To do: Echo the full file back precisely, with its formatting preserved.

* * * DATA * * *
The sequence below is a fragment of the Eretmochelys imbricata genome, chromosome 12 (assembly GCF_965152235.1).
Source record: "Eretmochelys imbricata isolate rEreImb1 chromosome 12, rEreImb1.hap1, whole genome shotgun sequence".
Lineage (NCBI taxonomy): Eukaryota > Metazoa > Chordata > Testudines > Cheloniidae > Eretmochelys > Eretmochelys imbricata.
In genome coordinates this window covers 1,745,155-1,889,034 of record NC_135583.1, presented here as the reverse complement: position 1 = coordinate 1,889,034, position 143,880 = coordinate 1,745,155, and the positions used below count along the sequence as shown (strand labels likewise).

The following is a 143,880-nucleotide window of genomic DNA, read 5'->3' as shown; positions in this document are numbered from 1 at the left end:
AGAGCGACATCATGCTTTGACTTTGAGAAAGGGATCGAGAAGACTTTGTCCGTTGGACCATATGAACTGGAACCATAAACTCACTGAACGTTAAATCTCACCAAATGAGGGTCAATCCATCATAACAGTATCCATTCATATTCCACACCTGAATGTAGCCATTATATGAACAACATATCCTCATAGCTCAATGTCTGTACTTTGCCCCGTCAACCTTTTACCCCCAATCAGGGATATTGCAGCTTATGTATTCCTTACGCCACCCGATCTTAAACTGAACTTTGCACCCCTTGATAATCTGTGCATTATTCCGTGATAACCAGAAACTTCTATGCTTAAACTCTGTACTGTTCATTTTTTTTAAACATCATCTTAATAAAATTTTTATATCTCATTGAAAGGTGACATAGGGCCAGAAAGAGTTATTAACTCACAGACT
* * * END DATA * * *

The sequence below is a fragment of the Eretmochelys imbricata genome, chromosome 12 (assembly GCF_965152235.1).
Source record: "Eretmochelys imbricata isolate rEreImb1 chromosome 12, rEreImb1.hap1, whole genome shotgun sequence".
Lineage (NCBI taxonomy): Eukaryota > Metazoa > Chordata > Testudines > Cheloniidae > Eretmochelys > Eretmochelys imbricata.
In genome coordinates this window covers 1,745,155-1,889,034 of record NC_135583.1, presented here as the reverse complement: position 1 = coordinate 1,889,034, position 143,880 = coordinate 1,745,155, and the positions used below count along the sequence as shown (strand labels likewise).

The following is a 143,880-nucleotide window of genomic DNA, read 5'->3' as shown; positions in this document are numbered from 1 at the left end:
AGAGCGACATCATGCTTTGACTTTGAGAAAGGGATCGAGAAGACTTTGTCCGTTGGACCATATGAACTGGAACCATAAACTCACTGAACGTTAAATCTCACCAAATGAGGGTCAATCCATCATAACAGTATCCATTCATATTCCACACCTGAATGTAGCCATTATATGAACAACATATCCTCATAGCTCAATGTCTGTACTTTGCCCCGTCAACCTTTTACCCCCAATCAGGGATATTGCAGCTTATGTATTCCTTACGCCACCCGATCTTAAACTGAACTTTGCACCCCTTGATAATCTGTGCATTATTCCGTGATAACCAGAAACTTCTATGCTTAAACTCTGTACTGTTCATTTTTTTTAAACATCATCTTAATAAAATTTTTATATCTCATTGAAAGGTGACATAGGGCCAGAAAGAGTTATTAACTCACAGACT